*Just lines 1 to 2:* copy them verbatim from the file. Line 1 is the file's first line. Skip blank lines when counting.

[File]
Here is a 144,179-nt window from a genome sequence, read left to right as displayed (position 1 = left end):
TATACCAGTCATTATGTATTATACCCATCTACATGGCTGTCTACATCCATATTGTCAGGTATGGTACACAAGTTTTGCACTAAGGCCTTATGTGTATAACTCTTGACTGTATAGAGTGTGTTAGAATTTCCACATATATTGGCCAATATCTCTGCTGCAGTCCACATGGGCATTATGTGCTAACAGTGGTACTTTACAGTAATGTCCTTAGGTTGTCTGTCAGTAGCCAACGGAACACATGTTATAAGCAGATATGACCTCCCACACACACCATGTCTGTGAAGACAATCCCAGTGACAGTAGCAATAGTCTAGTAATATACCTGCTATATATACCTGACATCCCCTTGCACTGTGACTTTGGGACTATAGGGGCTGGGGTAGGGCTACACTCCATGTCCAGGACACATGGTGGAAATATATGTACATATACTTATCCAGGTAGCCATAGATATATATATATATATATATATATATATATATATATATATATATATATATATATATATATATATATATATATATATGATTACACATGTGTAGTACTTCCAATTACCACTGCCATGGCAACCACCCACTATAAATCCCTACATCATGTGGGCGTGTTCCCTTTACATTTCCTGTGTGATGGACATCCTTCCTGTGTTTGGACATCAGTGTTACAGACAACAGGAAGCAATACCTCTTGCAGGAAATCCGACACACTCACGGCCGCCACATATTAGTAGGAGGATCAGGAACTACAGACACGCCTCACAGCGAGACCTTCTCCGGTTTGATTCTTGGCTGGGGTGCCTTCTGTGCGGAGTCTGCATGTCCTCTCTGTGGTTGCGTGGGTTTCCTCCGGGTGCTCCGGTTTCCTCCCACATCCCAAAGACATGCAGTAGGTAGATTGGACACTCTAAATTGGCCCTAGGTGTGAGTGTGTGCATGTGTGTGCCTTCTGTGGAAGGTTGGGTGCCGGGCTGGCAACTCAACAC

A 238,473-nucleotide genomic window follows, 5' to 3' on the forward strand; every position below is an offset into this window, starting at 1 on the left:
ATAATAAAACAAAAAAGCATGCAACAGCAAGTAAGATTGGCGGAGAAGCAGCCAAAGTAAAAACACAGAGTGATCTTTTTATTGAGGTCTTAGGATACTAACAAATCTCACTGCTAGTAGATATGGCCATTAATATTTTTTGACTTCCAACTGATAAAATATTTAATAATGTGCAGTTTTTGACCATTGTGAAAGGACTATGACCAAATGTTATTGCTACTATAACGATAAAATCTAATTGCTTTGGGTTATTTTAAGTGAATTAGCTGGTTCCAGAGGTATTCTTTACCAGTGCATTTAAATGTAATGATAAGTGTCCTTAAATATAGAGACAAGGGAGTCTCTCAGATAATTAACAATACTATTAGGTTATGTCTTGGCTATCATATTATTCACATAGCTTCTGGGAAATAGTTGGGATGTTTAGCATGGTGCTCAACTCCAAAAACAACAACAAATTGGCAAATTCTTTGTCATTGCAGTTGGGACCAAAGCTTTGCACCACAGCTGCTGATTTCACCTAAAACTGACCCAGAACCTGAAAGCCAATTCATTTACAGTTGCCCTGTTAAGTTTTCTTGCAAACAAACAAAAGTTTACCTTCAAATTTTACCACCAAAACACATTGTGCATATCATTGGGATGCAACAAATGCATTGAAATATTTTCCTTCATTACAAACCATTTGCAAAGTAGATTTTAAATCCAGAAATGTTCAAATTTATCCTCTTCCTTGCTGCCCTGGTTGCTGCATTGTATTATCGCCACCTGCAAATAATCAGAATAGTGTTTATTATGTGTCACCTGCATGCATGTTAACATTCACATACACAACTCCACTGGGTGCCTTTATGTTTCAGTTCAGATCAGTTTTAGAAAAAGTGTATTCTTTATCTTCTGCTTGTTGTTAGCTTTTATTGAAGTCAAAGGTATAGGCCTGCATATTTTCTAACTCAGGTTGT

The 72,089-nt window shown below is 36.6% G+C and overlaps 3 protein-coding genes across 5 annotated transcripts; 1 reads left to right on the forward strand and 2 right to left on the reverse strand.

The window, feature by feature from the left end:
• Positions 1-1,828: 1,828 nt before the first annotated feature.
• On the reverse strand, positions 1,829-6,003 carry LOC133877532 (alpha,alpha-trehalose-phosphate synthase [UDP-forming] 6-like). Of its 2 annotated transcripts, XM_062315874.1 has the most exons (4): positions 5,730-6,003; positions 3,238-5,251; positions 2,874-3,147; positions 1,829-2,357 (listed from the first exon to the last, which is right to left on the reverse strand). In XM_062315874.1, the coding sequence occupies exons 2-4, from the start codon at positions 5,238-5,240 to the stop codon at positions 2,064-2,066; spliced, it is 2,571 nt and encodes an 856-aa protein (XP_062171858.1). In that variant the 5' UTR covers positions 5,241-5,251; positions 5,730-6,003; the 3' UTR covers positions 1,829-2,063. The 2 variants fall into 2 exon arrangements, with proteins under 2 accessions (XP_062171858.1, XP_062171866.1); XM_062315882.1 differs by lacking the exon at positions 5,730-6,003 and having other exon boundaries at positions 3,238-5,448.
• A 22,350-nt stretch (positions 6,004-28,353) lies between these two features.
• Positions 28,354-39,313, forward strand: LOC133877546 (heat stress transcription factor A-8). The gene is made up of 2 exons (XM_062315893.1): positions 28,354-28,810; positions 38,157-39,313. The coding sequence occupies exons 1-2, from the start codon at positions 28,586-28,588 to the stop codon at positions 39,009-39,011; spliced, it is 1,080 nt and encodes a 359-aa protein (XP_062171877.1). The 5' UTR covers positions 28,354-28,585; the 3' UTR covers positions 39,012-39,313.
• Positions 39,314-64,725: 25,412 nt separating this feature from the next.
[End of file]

Here is a 144,179-nt window from a genome sequence, read left to right as displayed (position 1 = left end):
TATACCAGTCATTATGTATTATACCCATCTACATGGCTGTCTACATCCATATTGTCAGGTATGGTACACAAGTTTTGCACTAAGGCCTTATGTGTATAACTCTTGACTGTATAGAGTGTGTTAGAATTTCCACATATATTGGCCAATATCTCTGCTGCAGTCCACATGGGCATTATGTGCTAACAGTGGTACTTTACAGTAATGTCCTTAGGTTGTCTGTCAGTAGCCAACGGAACACATGTTATAAGCAGATATGACCTCCCACACACACCATGTCTGTGAAGACAATCCCAGTGACAGTAGCAATAGTCTAGTAATATACCTGCTATATATACCTGACATCCCCTTGCACTGTGACTTTGGGACTATAGGGGCTGGGGTAGGGCTACACTCCATGTCCAGGACACATGGTGGAAATATATGTACATATACTTATCCAGGTAGCCATAGATATATATATATATATATATATATATATATATATATATATATATATATATATATATATATATATATATATATATATGATTACACATGTGTAGTACTTCCAATTACCACTGCCATGGCAACCACCCACTATAAATCCCTACATCATGTGGGCGTGTTCCCTTTACATTTCCTGTGTGATGGACATCCTTCCTGTGTTTGGACATCAGTGTTACAGACAACAGGAAGCAATACCTCTTGCAGGAAATCCGACACACTCACGGCCGCCACATATTAGTAGGAGGATCAGGAACTACAGACACGCCTCACAGCGAGACCTTCTCCGGTTTGATTCTTGGCTGGGGTGCCTTCTGTGCGGAGTCTGCATGTCCTCTCTGTGGTTGCGTGGGTTTCCTCCGGGTGCTCCGGTTTCCTCCCACATCCCAAAGACATGCAGTAGGTAGATTGGACACTCTAAATTGGCCCTAGGTGTGAGTGTGTGCATGTGTGTGCCTTCTGTGGAAGGTTGGGTGCCGGGCTGGCAACTCAACAC